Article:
The Stakes in the Janus Supreme Court Case

May 19, 2011

Matthew Larrabee discusses prospectus disclosure, primary liability and other issues being raised in the Janus Supreme Court case in this exclusive interview with Ignites associate editor Beagan Wilcox Volz.

Ignites: “Mutual fund disclosure obligations and legal exposure are changing or have been changing. How exactly are they changing?”

Larrabee: “Well, in a couple of different ways right now. The Supreme Court is addressing a very important decision for the mutual fund industry called the Janus case. And so, to that extent, from on high, things are changing from the top down. But there’s also a lot of activity with the SEC and with district courts in both examinations and litigation that’s affecting disclosure obligations and legal exposures for the mutual funds.”

Ignites: “So with the Janus case, what is at stake for the industry?”

Larrabee: “The Janus case is a remarkable case. Factually, it’s very unusual. The plaintiffs in that case are shareholders of the parent of the advisor, of the fund advisor. So the fund advisor had a public parent and shareholders of the public parent sued the advisor, even though they didn’t buy any shares in any mutual fund that was advised. So they’re saying that misrepresentations in the prospectus of a mutual fund can give rise to losses that they can recover, even though they never bought shares in the mutual fund.”

Ignites: “Losses at the parent company.”

Larrabee: “Losses at the parent company. In that case, the mutual fund shareholders have already been paid. They’ve had their claims about what happened to that mutual fund resolved and they got a lot of money. So that’s all taken care of and that’s not at issue in front of the Supreme Court.”

Ignites: “But at issue is whether it’s a primary or secondary liability. Why is that distinction important?”

Larrabee: “Well, if you’re trying to establish the liability of a mutual fund advisor here, you really can’t anymore get secondary liability. Under the Stoneridge decision, another Supreme Court decision, it’s essentially impossible to get aiding and abetting or other kinds of secondary liability imposed on a mutual fund or a mutual fund advisor. There are exceptions to that, but that’s the basic challenge here.”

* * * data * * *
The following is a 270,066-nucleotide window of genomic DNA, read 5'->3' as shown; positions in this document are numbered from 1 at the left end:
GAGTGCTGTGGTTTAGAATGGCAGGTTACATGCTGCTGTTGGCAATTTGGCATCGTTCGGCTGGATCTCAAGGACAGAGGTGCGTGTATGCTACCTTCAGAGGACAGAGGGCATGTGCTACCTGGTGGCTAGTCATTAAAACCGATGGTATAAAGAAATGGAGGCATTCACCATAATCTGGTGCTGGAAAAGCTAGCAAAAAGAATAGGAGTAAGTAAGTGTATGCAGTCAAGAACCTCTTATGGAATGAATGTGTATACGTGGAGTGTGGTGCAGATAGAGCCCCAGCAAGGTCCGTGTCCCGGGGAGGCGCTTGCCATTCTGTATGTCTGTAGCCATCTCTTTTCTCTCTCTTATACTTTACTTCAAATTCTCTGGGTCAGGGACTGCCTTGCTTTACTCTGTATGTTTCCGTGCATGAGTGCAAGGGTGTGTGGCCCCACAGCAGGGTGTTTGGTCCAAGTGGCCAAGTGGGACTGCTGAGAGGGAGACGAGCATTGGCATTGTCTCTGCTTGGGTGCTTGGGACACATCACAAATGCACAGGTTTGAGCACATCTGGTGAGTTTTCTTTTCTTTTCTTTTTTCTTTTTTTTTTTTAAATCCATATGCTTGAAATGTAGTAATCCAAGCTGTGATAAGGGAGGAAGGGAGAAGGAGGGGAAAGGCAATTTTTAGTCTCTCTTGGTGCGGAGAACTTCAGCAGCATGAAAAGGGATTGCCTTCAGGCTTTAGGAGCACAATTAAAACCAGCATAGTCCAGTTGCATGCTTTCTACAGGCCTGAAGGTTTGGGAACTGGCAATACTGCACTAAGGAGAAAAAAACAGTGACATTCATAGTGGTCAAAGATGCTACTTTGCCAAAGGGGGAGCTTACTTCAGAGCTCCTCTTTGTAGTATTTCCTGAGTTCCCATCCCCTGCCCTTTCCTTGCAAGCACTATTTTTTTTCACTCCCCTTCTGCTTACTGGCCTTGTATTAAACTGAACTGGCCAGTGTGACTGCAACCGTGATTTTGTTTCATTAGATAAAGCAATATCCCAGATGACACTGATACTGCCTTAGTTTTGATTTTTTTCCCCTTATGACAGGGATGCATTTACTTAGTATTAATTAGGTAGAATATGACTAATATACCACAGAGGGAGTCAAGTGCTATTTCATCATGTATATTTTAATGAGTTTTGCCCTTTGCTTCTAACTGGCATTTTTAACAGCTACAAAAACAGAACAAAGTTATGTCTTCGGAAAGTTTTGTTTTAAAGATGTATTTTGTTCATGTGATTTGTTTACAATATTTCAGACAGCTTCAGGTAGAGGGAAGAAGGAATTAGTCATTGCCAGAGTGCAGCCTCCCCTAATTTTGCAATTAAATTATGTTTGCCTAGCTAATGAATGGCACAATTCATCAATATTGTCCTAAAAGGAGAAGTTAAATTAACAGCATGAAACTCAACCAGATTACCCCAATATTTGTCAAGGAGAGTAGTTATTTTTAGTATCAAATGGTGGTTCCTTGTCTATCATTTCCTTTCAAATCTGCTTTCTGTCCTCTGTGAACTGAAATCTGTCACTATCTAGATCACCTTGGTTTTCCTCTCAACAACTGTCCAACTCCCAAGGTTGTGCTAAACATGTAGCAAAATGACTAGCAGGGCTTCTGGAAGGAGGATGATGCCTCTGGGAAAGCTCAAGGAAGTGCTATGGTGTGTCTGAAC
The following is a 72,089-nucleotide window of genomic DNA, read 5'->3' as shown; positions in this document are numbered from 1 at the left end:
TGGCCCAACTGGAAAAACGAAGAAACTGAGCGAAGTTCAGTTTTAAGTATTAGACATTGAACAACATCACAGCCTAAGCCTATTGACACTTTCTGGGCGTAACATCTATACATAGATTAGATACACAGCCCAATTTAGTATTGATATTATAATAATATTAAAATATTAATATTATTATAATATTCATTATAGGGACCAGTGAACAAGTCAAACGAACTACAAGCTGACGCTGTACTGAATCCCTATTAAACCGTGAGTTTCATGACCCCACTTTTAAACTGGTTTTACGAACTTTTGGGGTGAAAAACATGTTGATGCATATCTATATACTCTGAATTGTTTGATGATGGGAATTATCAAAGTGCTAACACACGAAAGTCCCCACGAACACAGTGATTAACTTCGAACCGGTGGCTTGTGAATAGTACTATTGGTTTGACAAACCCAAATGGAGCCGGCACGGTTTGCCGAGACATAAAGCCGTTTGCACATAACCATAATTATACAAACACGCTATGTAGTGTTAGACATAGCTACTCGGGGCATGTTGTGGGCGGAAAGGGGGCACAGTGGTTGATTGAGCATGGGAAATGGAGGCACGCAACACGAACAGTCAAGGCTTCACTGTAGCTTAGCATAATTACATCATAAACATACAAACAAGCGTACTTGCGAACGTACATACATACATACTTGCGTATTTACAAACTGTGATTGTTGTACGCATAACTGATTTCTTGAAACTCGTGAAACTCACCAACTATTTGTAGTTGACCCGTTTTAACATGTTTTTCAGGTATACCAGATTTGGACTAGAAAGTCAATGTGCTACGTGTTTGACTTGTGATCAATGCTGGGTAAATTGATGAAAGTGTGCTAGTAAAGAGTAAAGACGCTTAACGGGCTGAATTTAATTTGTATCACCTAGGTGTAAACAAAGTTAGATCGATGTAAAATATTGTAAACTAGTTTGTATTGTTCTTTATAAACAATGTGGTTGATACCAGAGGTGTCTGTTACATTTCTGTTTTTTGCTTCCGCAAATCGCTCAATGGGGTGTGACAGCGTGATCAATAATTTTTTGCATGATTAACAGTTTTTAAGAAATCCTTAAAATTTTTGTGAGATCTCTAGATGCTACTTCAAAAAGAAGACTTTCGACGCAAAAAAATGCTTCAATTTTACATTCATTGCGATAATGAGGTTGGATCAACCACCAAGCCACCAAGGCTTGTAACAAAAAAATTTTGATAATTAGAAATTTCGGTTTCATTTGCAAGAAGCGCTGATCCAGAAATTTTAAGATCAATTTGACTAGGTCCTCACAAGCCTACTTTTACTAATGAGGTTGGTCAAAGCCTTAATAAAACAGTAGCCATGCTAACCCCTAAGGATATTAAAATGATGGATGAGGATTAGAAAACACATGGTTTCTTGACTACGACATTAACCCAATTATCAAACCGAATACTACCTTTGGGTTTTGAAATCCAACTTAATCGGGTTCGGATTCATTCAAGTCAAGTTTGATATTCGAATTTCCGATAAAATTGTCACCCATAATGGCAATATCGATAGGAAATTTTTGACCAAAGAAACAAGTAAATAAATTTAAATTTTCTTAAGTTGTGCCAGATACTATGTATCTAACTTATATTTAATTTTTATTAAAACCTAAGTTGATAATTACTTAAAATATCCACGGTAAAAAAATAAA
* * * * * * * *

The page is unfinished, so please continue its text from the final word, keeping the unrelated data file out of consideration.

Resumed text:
“So, unless there is a way to hold the advisor primarily liable, then there’s really no way to hold them liable at all. In order to hold somebody primarily liable under Section 10-b and Rule 10 (b) 5, which was — those are the claims at issue in this case — they actually have to have made a representation. The representation has to be attributed to them. And, of course, in any mutual fund setting, the prospectus, which is where the representations are almost always contained, are issued by the fund. It is a prospectus of the fund. The representations most people in our industry would say are representations of the fund.”

“So this is saying because the advisor helped prepare the prospectus and because they had active management responsibilities for the mutual fund, then the case and the plaintiffs and the Fourth Circuit and the SEC are all saying the mutual fund advisor should be held primarily liable.”

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